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Sep. 24, 2012

Tiny Invasive Insect Rewrites the Landscape

by Kara Rogers

Click to enlarge images
In a stream trickling along the western slopes of the Great Smoky Mountains, brook trout dart around rocks and fallen branches, snapping up insects and snails. The water is shaded and cool, and the rocks along its edges are covered with slippery green moss. Overhead, the canopy is dense, and red squirrels and martens lope along the branches of hemlocks. The scene is iconic in the eastern United States, but it is being slowly erased from the landscape by a tiny invasive insect known as the hemlock woolly adelgid.

This aphid-like pest, which is almost impossible to see without the aid of a magnifying glass, has caused massive damage to eastern hemlocks (Tsuga canadensis) and Carolina hemlocks (Tsuga caroliniana) -- the only two types of hemlock native to eastern North America. Since its discovery in eastern forests in the 1950s, its threat has intensified. Recently, it spread to more northern areas of the eastern hemlock range, which some scientists have suggested may be linked to climatic warming. The insect’s migration north could prove disastrous for the remaining 50 percent of eastern and Carolina hemlock populations, the majority of which had been buffered from infestation by cool temperatures that held the insect at bay.

The hemlock woolly adelgid is named for the white wool-like material that it secretes and that becomes conspicuous on hemlock branches when females lay their eggs (which they do twice each year). Newly hatched young feed on sap, and it is this loss of nutrients that ultimately kills the tree, though the process is gradual, taking anywhere from four to 15 years. New generations of adelgids may be spread to other trees by the wind or by birds and other animals. Humans also contribute, such as through the transport of parts of infested trees into previously unaffected areas, which may be how the insect got here in the first place.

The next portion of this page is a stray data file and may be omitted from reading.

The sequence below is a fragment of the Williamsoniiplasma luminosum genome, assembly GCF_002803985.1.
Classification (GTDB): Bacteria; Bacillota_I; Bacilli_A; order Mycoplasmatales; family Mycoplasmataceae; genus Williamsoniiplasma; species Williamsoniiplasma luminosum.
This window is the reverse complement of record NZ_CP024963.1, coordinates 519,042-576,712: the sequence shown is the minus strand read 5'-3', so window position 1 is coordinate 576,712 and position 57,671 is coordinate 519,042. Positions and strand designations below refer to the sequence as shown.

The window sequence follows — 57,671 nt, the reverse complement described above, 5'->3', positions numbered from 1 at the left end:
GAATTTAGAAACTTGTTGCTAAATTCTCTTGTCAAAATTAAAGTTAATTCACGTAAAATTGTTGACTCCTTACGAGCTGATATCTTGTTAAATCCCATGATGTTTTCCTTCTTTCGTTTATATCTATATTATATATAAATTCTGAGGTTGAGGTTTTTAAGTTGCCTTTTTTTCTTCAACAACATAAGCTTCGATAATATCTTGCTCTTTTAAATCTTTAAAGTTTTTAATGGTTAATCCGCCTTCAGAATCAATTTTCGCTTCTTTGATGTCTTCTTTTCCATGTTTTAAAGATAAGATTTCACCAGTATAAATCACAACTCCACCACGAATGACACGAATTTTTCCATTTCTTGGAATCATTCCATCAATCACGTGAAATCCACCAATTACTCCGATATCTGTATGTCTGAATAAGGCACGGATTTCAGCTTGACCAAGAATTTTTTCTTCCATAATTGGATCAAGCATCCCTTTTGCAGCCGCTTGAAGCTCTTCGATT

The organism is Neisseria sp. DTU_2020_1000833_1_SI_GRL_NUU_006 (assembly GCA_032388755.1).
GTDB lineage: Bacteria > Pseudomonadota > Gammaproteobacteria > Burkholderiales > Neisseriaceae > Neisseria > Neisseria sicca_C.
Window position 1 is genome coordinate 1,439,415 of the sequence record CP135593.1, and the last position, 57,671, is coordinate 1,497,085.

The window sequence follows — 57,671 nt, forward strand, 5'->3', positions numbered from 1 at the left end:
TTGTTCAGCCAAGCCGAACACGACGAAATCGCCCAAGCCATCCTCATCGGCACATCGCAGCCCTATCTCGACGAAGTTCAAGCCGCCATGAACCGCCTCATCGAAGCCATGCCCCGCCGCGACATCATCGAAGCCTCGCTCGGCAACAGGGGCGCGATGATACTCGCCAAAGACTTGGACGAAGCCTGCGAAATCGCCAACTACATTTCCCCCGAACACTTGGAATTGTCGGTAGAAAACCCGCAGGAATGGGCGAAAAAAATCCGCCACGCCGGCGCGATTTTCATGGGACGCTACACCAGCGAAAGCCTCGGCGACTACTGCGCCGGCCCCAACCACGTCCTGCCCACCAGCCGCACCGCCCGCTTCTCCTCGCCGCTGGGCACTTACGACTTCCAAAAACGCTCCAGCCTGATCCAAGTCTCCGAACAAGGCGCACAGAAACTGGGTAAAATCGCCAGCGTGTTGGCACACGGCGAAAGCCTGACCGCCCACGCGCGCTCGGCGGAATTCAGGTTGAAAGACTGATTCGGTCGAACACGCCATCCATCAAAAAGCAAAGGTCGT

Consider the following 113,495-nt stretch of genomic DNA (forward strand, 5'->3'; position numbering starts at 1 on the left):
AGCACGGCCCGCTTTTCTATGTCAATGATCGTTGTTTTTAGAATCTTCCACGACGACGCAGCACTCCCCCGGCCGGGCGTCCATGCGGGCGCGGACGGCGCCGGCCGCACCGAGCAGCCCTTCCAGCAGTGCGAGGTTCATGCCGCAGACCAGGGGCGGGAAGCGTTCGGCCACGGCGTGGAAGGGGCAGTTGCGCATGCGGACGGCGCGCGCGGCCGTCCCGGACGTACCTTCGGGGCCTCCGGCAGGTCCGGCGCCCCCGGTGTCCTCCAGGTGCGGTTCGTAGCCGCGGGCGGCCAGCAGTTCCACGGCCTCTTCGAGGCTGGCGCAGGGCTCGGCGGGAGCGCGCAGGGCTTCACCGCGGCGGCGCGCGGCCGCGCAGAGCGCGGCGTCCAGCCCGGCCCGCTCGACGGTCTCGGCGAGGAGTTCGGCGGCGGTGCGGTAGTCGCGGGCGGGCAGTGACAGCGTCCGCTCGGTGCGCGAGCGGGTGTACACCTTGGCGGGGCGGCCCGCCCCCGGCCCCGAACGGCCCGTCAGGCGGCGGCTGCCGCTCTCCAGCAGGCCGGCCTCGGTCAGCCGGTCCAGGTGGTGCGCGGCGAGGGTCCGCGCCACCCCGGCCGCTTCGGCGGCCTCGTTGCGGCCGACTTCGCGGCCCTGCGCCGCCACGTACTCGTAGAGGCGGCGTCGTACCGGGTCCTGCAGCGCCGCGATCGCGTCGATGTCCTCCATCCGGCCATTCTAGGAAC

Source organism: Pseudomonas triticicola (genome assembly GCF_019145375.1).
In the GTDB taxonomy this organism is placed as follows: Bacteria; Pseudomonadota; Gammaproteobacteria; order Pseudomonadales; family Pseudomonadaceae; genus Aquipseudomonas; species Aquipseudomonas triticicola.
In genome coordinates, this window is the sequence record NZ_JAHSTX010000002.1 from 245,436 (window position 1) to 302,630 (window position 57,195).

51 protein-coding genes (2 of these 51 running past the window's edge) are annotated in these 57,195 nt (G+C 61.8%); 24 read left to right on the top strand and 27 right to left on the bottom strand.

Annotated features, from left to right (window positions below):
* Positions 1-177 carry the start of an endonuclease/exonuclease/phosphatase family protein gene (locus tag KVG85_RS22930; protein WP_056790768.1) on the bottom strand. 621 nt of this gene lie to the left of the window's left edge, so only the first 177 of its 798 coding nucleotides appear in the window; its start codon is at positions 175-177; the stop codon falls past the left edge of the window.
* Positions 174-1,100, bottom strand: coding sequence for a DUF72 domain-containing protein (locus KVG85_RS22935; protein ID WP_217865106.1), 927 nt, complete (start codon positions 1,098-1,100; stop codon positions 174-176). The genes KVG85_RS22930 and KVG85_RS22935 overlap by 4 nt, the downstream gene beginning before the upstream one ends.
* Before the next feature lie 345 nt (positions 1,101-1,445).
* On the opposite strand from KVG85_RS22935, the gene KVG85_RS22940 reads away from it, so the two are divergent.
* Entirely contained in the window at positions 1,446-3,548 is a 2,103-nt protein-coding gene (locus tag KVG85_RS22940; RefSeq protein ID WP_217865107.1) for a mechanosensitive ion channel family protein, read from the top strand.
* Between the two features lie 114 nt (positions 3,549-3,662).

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Hemlock forests are unique in that they are defined largely by shade. Because only low levels of light reach the forest floor, the forest stays cool and moist in the summer. In winter, the close canopy buffers the forest from wind and snow accumulation. Hemlock forests are further characterized by the slow decomposition of the trees’ acidic needles and wood, which produces a thick layer of humus, and by an open understory dotted by plants such as rhododendron and young, shade-tolerant hemlocks.

The loss of eastern and Carolina hemlocks poses serious threats to the many animals that make their home in the forest. Of special concern are the impacts of hemlock mortality on the cycling of water and nutrients through the forest ecosystem, and what those impacts mean for aquatic species, like brook trout and the insects and invertebrates they eat.

Hemlocks, in buffering the forest from temperature extremes, prevent streams from drying up in summer and from freezing solid in winter, which ensures a more or less constant flow of water and reliable habitat for aquatic species. Furthermore, since the soil of hemlock forests has only low levels of nutrients such as nitrogen and calcium, there is very little leaching of nutrients into the water. As a result, water quality is high and aquatic life is abundant in an intact hemlock ecosystem.

That the tiny hemlock woolly adelgid is killing off old-growth hemlock trees -- many of which measure at least three feet in diameter and stretch upwards of 100 feet in height -- seems improbable. But that we are defenseless against it and that it is slowly bringing about fundamental change in eastern forests is simply frightening to me. Defeating the adelgid may come down to natural resistance, with trees that survive infestation emerging as the last hope for the eastern and Carolina hemlock populations.
 
About Kara Rogers

Kara is a freelance science writer and senior editor of biomedical sciences at Encyclopaedia Britannica, Inc. She is the author of Out of Nature: Why Drugs From Plants Matter to the Future of Humanity (University of Arizona Press, 2012).

The views expressed are those of the author and are not necessarily those of Science Friday.

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